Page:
Congo names two riverine Ramsar sites
The Secretatiat is pleased to announce that the Direction générale de l’Environnement in Brazzaville has designated two new Wetlands of International Importance in Congo, effective 3 April 2009. Les Rapides du Congo-Djoué (2,500 hectares, 04°19’S 015°11’E) comprises the important Congo River tributaries the Djoué and the Loua and a rich complex of surrounding wetland types. The very large Sangha-Nouabalé-Ndoki (1,525,000 hectares, 01°41’N 016°26’E), which includes a National Park, comprises the important Sangha River and its surroundings. These two join Congo’s existing five Ramsar sites to provide commitments for the conservation and wise use of a total of 8,454,259 hectares. WWF International’s Freshwater Programme was extremely helpful in facilitating the work leading to the designation of these important new sites.
Ramsar’s Assistant Advisor for Africa, Cynthia Kibata, has provided these brief site summaries based on the Ramsar Information Sheets that accompanied the designations.
Les Rapides du Congo-Djoué. 03/04/09; Brazzaville; 2,500 ha; 04°19’S 015°11’E. A complex comprising two of the principal tributaries of the River Congo, the Djoué and the Loua, permanent and temporary rivers, marshes, forested islands and aquaculture ponds. It is one of the rare zone of rapids on the Congolese side of the Congo River basin. The l’Île du Diable , one of three forested islands found within the site, provides refuge for a high concentration of birds that have escaped the ever-increasing human pressures that have led to the disappearance of several species. The waterways of the site support important populations of fish and other invertebrates as they serve as spawning grounds and part of the migration path along the River Congo. While the site is poor in endemic flora, it is known to sustain over 163 species of flora in 60 families. The site is a magnet for tourists due to its unique features, which create a spiritual and cultural attraction to the area – the main economic activities within the site, however, are market gardening, fishing, harvesting of wine palm oil, transport, and presence of a hydroelectric dam. While there is currently no management in place, there are national laws enforced for its protection.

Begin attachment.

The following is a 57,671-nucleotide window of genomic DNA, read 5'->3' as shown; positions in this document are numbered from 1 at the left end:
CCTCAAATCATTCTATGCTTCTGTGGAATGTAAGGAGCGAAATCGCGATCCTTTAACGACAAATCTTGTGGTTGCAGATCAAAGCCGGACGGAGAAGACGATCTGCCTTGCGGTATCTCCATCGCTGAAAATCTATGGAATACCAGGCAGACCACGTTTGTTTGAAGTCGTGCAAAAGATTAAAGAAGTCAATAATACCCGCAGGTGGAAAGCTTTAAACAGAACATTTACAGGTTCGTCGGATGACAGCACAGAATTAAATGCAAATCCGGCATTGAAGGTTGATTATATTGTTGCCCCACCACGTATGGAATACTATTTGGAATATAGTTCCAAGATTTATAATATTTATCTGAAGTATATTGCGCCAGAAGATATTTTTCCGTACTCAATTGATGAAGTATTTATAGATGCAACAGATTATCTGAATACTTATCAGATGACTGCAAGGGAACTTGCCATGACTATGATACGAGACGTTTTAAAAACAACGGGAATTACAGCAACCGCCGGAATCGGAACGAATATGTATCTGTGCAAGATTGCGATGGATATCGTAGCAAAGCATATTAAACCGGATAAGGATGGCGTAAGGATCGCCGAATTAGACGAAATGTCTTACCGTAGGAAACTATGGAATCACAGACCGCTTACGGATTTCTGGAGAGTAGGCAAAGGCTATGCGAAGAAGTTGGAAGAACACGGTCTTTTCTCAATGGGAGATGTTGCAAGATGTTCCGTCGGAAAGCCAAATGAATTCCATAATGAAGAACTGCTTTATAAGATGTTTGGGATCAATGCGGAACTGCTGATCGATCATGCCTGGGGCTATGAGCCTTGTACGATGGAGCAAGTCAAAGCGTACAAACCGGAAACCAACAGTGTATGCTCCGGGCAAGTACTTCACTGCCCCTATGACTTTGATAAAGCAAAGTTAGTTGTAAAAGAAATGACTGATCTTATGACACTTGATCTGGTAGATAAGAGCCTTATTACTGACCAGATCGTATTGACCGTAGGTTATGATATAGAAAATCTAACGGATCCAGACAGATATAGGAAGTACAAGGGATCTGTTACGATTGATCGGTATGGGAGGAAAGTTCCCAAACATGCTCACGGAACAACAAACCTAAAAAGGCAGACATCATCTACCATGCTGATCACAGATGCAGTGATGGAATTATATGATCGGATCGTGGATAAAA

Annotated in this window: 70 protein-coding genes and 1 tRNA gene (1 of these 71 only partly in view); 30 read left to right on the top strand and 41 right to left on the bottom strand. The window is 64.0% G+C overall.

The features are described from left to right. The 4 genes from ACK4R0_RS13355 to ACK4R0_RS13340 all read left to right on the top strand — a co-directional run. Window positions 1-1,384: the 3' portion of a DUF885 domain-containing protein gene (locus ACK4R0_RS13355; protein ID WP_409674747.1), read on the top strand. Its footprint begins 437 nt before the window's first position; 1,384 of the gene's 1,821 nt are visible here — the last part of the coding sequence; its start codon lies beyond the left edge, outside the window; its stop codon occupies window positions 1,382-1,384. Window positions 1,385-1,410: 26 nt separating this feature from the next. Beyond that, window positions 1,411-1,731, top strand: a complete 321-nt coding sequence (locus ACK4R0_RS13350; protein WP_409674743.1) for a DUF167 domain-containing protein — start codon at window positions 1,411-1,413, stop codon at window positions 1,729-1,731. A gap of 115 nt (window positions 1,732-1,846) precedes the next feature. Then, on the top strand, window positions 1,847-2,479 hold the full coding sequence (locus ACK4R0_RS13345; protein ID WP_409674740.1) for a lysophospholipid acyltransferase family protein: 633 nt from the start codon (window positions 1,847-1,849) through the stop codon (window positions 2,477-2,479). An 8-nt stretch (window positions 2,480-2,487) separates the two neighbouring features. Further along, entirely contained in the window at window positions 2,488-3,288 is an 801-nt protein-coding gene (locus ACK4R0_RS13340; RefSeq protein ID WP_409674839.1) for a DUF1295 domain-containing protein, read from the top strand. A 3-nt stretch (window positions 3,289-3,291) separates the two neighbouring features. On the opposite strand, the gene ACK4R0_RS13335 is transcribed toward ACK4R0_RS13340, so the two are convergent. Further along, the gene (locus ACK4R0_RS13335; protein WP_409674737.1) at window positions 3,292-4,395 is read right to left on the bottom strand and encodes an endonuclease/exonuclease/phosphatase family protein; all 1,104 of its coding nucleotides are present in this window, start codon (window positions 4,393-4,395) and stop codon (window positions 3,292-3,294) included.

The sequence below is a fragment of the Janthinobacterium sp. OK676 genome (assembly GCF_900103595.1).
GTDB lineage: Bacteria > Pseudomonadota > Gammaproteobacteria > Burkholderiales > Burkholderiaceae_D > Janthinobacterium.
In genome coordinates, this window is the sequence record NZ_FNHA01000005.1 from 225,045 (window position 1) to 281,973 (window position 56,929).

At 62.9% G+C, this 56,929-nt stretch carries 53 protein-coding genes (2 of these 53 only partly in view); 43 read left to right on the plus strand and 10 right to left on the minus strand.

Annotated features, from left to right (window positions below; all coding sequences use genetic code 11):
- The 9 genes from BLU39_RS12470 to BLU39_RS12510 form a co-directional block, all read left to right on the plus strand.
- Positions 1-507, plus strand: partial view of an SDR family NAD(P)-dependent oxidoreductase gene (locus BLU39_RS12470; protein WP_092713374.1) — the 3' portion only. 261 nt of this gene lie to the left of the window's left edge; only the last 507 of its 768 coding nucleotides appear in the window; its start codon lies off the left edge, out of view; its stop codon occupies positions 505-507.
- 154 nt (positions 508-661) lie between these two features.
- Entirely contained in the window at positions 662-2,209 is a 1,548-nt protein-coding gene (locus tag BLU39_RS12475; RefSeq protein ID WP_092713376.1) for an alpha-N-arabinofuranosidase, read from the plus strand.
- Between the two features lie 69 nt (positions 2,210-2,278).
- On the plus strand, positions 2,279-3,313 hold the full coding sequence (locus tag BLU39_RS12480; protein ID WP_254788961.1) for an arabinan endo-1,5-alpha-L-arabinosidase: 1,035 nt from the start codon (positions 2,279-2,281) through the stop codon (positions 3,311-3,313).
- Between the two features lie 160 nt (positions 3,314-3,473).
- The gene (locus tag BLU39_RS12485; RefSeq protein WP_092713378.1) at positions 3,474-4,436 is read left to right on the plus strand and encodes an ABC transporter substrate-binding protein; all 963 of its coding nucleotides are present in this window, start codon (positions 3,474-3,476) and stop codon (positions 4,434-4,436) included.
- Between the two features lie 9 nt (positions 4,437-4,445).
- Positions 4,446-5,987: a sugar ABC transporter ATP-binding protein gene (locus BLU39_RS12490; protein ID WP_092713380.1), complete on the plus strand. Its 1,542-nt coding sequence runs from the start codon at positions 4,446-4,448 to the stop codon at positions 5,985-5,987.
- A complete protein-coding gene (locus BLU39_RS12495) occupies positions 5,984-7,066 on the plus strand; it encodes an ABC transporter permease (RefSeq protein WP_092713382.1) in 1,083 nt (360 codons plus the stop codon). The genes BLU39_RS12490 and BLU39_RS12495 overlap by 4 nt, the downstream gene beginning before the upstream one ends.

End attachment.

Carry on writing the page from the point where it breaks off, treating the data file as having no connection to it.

Sangha-Nouabalé-Ndoki. 03/04/09; Sangha, Likouala; 1,525,000 ha; 01°41’N 016°26’E. National Park. Found in the northwest of Congo, the site is characterised by lakes, marshes, ponds, floodplain forests, swamps and the Sangha river, whose main tributary is the Ndoki. Various species of conservation concern are found here; flora from the family Fabaceae and Orchidaceae as well as fauna such as the Chimpanzee, Leopard and the Giant Pangolin amongst others. The site provides refuge for palearctic waterbirds such as Glareola pratincola as well as for the Nile Crocodile and fish such as Heterobranchus longifilis that take refuge as the extent of their aquatic habitat declines during the dry season. Apart from the resources provided by the site, it also plays an important role not only in the hydrological regulation of the Congo Basin but also in the socioeconomic development of the country. The Sangha is a communication route through which local communities can move their timber to Brazzaville. Agriculture, fishing, hunting, research, and extraction of sand and clay for construction are also practiced. At present there is a management plan in place only for the National Park, but a management plan will be elaborated for the entire site following the adoption of the National Policy on Wetlands.